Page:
If Utah does get the Games, will this mean a big boom in 1998, then a bust? A look at Calgary, the city most like Salt Lake to host the Olympics, shows that a boom and bust did not happen there. Studies by the Utah State Office of Planning and Budget show that Calgary did have large economic gains in 1988. Employment rose, tourism increased, and the city grew in prestige. These gains were maintained, the studies showed. While not reaching their record highs of 1988, these gains over previous years pulled Calgary out of its oil-bust depression.

Sounds good, but who is going to pay to have this Winter Sports Park and other facilities? Already built into the budget is $15 million to serve as an endowment to maintain the sites. So even without the Games, taxpayers will not be footing the bill. With the Games, a great deal more money will be put into the endowment. Calgary's Olympic-generated maintenance fund has prevented any loss to its taxpayers.

The Calgary experience also revealed a brisk summer business using the ski jumps and also the bobsled run as a wild, roller-coaster-type ride. The cost of maintaining the ski jumps in Canada is paid for by this summer trade alone. With Utah's park within a few minutes drive of Salt Lake City, this too could work here.

Is It Worth It?

Is building these facilities worth it, particularly if on June 15th the International Olympic Committee says no? Ask any winter sports athlete. Ask Zianibeth Shattuck-Owen, a member of the U.S. National Luge team. She and her husband Jonathan moved here from Lake Placid a year ago. She says Utah offers far more than New York for the amateur athlete. She highlights the close proximity to the University of Utah, where athletes can finish their degrees. Her husband, a paramedic as well as a national champion in luge, couldn't find work in Lake Placid.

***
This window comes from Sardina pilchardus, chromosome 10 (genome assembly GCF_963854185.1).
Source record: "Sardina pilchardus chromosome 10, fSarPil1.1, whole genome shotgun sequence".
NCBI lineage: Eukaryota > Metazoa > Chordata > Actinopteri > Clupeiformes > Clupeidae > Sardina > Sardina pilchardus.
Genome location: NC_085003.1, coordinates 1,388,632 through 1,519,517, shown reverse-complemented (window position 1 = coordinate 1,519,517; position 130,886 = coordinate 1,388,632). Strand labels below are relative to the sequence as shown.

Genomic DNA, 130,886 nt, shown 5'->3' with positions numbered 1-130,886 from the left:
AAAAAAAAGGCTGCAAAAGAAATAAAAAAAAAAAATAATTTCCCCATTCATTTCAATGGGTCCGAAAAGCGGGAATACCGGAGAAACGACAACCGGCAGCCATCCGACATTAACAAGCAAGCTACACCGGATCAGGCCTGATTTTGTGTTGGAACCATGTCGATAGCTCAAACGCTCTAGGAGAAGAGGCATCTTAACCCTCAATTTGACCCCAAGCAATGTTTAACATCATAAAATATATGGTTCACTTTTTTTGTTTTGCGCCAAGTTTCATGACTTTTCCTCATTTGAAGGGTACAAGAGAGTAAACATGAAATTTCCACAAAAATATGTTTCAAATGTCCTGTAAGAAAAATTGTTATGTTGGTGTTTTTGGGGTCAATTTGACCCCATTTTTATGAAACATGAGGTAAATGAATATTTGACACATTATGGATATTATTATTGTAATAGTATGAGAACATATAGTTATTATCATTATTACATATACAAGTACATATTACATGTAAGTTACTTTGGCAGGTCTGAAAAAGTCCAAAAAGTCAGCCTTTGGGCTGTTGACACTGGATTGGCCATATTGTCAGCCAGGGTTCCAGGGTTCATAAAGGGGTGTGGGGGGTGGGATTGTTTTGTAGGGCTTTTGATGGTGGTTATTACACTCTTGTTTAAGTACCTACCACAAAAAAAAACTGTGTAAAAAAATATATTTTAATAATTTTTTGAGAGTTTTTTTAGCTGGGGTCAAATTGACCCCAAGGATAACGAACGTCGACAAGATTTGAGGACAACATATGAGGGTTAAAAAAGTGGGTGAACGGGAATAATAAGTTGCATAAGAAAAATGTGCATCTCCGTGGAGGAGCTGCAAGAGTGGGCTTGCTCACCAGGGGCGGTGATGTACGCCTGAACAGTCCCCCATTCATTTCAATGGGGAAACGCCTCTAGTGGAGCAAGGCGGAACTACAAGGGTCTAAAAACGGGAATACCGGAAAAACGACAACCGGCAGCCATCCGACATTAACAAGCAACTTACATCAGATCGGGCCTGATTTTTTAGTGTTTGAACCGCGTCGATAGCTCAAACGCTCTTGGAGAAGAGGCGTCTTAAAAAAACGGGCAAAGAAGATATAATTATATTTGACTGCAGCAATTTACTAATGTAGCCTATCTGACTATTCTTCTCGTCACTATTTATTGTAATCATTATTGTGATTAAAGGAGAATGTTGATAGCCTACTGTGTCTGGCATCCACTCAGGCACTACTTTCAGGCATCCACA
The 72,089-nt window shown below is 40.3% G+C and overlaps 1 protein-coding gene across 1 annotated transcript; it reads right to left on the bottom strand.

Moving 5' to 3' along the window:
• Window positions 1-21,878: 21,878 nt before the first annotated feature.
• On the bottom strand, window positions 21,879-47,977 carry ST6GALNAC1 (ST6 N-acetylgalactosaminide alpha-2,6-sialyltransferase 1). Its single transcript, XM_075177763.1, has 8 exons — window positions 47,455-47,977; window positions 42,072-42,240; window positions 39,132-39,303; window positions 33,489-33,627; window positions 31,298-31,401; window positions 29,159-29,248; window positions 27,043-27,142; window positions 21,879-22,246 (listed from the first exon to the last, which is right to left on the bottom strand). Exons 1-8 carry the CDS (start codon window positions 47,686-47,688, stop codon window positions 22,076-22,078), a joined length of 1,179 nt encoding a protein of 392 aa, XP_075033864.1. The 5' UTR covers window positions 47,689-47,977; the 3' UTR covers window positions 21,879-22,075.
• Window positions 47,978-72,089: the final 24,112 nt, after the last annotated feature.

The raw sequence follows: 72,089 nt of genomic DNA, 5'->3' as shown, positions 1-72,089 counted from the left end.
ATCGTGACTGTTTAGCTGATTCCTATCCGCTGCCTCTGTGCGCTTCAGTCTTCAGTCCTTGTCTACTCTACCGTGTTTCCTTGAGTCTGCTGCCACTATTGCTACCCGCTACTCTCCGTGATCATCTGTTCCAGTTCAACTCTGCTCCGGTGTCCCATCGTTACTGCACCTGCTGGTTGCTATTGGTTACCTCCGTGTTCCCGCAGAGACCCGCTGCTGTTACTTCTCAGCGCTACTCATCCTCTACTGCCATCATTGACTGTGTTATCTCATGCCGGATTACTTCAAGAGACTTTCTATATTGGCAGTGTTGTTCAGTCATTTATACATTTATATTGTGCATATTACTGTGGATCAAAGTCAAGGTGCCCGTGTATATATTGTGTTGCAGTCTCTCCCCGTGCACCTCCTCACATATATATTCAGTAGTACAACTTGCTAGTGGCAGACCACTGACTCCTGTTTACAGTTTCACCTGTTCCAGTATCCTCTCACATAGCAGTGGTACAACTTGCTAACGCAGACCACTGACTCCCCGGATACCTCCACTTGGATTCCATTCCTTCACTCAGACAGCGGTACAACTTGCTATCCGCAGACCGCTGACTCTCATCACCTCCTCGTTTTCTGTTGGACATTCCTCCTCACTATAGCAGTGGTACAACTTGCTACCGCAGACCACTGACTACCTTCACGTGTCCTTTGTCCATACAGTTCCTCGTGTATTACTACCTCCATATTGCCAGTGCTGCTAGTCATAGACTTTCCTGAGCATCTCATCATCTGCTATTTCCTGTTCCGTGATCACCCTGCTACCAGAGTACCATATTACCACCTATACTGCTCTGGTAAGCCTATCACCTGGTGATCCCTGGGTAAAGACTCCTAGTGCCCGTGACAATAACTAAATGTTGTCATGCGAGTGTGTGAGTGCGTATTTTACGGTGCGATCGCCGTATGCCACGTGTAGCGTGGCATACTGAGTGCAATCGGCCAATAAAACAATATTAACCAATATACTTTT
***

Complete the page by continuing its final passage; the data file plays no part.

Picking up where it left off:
She feels, then, that finishing these facilities will bring athletes to Utah. "Imagine," she says, "trying to run the NBA with only one arena to practice in. That's how it is with only Lake Placid."

Not only will current athletes want to come to Utah, but future performers will spring up locally. In Calgary, over 60 bobsled clubs were formed once the track was in place. The U.S. hasn't been able to develop a lot of preteen interest in bobsled/luge or ski jumping because the few world-class facilities were at Lake Placid. Few parents would send their children to a site without local schools, says Shattuck-Owen. Utah offers school-age children a place to practice and develop skills while letting them live in a metropolitan area.

Trish Kent, events director for the Utah Sports Foundation, agrees that adding these tracks is a plus, even without the Olympics. "I'm thrilled. These facilities open up a whole new world for us. Not only can we host the biggest amateur and professional sporting events, but we can run clinics to attract the newcomer to these sports."

In the end, Utah may or may not win the 1998 or 2002 Winter Olympic Games. But with the Winter Sports Park, the Speed Skating Oval, and the greatest snow on the slopes, the Beehive State will certainly have Olympic champions winning the Gold at these and future games.

Facilities Designed with the

Environment in Mind

"The Olympics should not be a project with environmental consequences," said Brad Barber, director of demographic and economic analysis of the Utah State Office of Planning and Budget. That goal is clearly seen in the design of the Winter Sports Park. This park is the result of a team made up of two Salt Lake firms: Eckhoff, Watson and Preator, and Van Boerum & Frank Associates. Working as a joint venture, they've taken to heart the need to create an environmentally conscious site for the Olympic park.